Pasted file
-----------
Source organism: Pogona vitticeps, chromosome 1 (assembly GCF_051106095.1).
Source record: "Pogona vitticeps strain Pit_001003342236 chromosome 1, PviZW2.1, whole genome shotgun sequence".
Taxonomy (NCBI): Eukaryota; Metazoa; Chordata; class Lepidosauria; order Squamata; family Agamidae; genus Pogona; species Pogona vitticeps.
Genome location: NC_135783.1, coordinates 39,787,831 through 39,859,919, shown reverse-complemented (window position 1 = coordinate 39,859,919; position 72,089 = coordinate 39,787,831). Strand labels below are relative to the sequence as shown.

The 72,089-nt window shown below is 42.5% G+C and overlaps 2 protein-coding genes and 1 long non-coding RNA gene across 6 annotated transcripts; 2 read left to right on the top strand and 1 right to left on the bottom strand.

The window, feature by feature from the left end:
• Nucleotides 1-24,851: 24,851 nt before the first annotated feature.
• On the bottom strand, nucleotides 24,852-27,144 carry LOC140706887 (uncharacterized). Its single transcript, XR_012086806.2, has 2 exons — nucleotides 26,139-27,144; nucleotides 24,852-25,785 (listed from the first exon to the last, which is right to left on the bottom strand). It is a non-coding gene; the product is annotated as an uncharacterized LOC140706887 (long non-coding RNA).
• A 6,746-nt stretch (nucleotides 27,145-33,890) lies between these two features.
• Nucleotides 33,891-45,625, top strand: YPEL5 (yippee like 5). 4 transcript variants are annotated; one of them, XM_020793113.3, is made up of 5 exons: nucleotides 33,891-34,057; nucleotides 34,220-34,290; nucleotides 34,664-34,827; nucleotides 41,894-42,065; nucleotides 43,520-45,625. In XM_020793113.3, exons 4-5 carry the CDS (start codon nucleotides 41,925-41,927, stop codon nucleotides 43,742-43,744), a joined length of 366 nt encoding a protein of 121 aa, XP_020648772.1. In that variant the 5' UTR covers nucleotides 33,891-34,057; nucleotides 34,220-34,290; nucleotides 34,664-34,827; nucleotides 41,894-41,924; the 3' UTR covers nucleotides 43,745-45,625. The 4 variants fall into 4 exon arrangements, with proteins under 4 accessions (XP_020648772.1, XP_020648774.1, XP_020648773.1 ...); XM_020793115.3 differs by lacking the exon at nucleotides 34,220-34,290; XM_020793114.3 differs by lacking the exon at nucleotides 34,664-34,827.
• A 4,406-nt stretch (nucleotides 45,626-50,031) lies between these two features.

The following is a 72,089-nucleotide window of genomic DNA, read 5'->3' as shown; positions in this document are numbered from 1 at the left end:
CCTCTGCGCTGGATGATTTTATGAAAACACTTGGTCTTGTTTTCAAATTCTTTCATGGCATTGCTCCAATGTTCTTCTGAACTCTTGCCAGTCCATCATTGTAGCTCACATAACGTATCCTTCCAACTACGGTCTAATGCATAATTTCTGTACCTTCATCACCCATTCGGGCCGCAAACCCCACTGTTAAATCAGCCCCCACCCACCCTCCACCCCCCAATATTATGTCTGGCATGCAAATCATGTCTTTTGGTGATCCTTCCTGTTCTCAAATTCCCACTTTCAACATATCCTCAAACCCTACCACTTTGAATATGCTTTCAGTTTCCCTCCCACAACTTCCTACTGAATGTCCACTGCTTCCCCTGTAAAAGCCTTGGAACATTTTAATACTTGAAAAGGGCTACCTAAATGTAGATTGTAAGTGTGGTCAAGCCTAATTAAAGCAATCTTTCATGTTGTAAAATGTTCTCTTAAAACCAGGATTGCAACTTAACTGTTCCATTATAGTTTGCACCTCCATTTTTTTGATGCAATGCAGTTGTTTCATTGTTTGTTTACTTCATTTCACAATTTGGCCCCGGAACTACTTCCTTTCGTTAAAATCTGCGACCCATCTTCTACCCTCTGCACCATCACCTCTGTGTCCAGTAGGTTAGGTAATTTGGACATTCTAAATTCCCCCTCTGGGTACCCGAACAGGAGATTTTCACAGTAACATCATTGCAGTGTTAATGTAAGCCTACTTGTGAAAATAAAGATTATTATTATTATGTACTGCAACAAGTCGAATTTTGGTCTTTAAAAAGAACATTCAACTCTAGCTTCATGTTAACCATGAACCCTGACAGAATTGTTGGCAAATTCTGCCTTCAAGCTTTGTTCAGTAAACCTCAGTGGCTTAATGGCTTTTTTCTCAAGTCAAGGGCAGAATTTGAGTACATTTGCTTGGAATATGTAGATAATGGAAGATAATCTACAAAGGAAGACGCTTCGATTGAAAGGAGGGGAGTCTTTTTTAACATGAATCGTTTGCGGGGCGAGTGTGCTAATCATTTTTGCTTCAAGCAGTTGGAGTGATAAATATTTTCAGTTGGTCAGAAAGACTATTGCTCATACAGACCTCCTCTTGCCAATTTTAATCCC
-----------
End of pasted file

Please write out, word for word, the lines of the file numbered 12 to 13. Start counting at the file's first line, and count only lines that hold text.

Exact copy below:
The following is a 72,089-nucleotide window of genomic DNA, read 5'->3' as shown; positions in this document are numbered from 1 at the left end:
CCTCTGCGCTGGATGATTTTATGAAAACACTTGGTCTTGTTTTCAAATTCTTTCATGGCATTGCTCCAATGTTCTTCTGAACTCTTGCCAGTCCATCATTGTAGCTCACATAACGTATCCTTCCAACTACGGTCTAATGCATAATTTCTGTACCTTCATCACCCATTCGGGCCGCAAACCCCACTGTTAAATCAGCCCCCACCCACCCTCCACCCCCCAATATTATGTCTGGCATGCAAATCATGTCTTTTGGTGATCCTTCCTGTTCTCAAATTCCCACTTTCAACATATCCTCAAACCCTACCACTTTGAATATGCTTTCAGTTTCCCTCCCACAACTTCCTACTGAATGTCCACTGCTTCCCCTGTAAAAGCCTTGGAACATTTTAATACTTGAAAAGGGCTACCTAAATGTAGATTGTAAGTGTGGTCAAGCCTAATTAAAGCAATCTTTCATGTTGTAAAATGTTCTCTTAAAACCAGGATTGCAACTTAACTGTTCCATTATAGTTTGCACCTCCATTTTTTTGATGCAATGCAGTTGTTTCATTGTTTGTTTACTTCATTTCACAATTTGGCCCCGGAACTACTTCCTTTCGTTAAAATCTGCGACCCATCTTCTACCCTCTGCACCATCACCTCTGTGTCCAGTAGGTTAGGTAATTTGGACATTCTAAATTCCCCCTCTGGGTACCCGAACAGGAGATTTTCACAGTAACATCATTGCAGTGTTAATGTAAGCCTACTTGTGAAAATAAAGATTATTATTATTATGTACTGCAACAAGTCGAATTTTGGTCTTTAAAAAGAACATTCAACTCTAGCTTCATGTTAACCATGAACCCTGACAGAATTGTTGGCAAATTCTGCCTTCAAGCTTTGTTCAGTAAACCTCAGTGGCTTAATGGCTTTTTTCTCAAGTCAAGGGCAGAATTTGAGTACATTTGCTTGGAATATGTAGATAATGGAAGATAATCTACAAAGGAAGACGCTTCGATTGAAAGGAGGGGAGTCTTTTTTAACATGAATCGTTTGCGGGGCGAGTGTGCTAATCATTTTTGCTTCAAGCAGTTGGAGTGATAAATATTTTCAGTTGGTCAGAAAGACTATTGCTCATACAGACCTCCTCTTGCCAATTTTAATCCC